So, even though we have more schools, more classrooms, more playgrounds, better infrastructure, better facilities and services, more teachers, more training, more students in the schools in keeping with the parameters laid down in the Right to Education Act, 2009, we don’t have quality and class in our education system.
Our youth boast degrees and formal qualifications, but they don’t have skills required to survive during difficult situations in life. They expect to be spoon-fed by the Government through doles, patronage and other populist programmes… in the manner of parasites.
The country’s education policy should equip our youth to face every situation in life, to confidently to see every challenge as an opportunity. On the contrary, because of skewed priorities, the difficulties and hardships of life often breeds a sense of negativism, including increased alienation and frustration.
Thanks to a developing economy, there has been a vertical split in our society, of a kind that Andre Gunder Frank would call ‘Core’ and ‘Periphery’ or ‘Metropolis’ and ‘Satellite’. So, while people from the ‘Core’ are no longer dependent on the Government for their needs and comforts, those from the ‘Periphery’ are completely dependent on the Government for meeting their basic needs, including education.
So, the children from the two backgrounds have different cultural capital of their respective sub-cultures and have access to two different education services ~ one in the Government sector and the other in the private sector even though both are informed by the same educational policy.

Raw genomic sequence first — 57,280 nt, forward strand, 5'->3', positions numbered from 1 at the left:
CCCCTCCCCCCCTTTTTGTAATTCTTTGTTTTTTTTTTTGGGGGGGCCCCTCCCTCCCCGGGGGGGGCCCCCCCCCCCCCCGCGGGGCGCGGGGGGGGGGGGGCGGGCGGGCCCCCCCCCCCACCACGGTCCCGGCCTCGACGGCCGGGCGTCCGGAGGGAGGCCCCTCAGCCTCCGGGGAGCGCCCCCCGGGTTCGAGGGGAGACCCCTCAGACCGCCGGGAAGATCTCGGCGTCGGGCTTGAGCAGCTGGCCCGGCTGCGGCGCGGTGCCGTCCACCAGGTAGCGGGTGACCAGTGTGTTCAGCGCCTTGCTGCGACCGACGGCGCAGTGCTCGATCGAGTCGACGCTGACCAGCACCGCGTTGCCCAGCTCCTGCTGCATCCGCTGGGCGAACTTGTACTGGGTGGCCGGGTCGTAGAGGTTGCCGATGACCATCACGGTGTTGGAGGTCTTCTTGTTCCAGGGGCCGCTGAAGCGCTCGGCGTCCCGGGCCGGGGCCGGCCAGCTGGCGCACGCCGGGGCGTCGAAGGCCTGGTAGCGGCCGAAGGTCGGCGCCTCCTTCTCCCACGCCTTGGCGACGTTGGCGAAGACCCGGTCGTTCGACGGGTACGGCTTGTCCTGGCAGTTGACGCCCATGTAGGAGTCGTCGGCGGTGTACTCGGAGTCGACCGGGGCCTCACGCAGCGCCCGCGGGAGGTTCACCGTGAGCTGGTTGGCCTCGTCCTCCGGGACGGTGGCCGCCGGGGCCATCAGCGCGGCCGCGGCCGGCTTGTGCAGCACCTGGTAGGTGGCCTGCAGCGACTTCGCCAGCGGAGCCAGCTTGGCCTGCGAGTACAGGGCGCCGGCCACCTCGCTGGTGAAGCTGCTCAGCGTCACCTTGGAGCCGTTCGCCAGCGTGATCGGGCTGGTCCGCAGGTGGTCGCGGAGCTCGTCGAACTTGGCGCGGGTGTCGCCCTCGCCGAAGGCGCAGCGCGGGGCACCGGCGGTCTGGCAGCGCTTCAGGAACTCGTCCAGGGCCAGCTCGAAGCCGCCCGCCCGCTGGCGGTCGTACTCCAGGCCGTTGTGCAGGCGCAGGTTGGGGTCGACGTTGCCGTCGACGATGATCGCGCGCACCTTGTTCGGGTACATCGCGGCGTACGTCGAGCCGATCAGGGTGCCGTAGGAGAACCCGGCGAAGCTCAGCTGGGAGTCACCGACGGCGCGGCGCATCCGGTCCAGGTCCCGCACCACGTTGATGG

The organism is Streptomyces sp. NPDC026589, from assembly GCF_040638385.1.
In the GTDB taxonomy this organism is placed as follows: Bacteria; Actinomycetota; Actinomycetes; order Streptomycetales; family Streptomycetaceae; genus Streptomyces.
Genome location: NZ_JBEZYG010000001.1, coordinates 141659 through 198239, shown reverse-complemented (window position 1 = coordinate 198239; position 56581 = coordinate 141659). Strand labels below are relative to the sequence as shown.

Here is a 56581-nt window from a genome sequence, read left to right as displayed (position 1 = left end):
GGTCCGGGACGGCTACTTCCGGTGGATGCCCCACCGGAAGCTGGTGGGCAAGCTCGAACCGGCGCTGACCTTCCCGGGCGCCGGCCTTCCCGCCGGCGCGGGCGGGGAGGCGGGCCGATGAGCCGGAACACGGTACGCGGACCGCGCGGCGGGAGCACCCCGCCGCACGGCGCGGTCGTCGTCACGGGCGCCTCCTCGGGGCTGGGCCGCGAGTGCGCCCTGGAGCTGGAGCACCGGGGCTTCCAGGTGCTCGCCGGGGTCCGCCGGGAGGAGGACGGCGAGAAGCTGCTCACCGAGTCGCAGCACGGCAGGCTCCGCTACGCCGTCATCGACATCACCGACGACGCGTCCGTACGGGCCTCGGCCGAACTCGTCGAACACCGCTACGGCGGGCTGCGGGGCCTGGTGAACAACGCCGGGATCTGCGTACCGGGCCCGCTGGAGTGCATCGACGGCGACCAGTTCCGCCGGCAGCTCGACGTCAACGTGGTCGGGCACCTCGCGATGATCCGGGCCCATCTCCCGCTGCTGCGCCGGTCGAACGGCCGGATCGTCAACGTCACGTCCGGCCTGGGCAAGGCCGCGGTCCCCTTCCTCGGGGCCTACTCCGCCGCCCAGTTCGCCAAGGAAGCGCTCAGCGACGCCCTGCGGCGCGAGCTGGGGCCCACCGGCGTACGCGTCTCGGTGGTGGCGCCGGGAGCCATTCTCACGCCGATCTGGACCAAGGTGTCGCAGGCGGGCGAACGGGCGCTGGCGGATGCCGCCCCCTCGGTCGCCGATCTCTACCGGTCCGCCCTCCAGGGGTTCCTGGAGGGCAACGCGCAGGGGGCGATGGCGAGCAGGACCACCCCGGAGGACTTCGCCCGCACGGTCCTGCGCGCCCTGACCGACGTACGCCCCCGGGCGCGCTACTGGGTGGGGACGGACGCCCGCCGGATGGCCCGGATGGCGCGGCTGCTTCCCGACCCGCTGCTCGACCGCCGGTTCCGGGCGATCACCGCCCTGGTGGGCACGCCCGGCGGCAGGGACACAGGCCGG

The expectations and priorities of respective clienteles can also vary due to different backgrounds. Hence, the differential outcomes in their educational attainments.
There are many children who are disadvantaged or handicapped as they belong to inferior or lower sub-cultures with a value system that is different from the dominant one.
Students from the private schools do better in a highly prejudiced social pecking order, while those from Government schools often languish unless they are suitably motivated to break through the glass ceiling of status and class.
But all said and done, the basic thrust or the thread running through both kinds of schools remains the same as they are both guided and informed by the same educational policy and social consensus on education. Hence, even those with the superior cultural capital have a utilitarian and instrumental view of education.
(To be concluded)
The writer is Commissioner of School Education, Govt of West Bengal. The views are personal and don’t reflect those of the Government.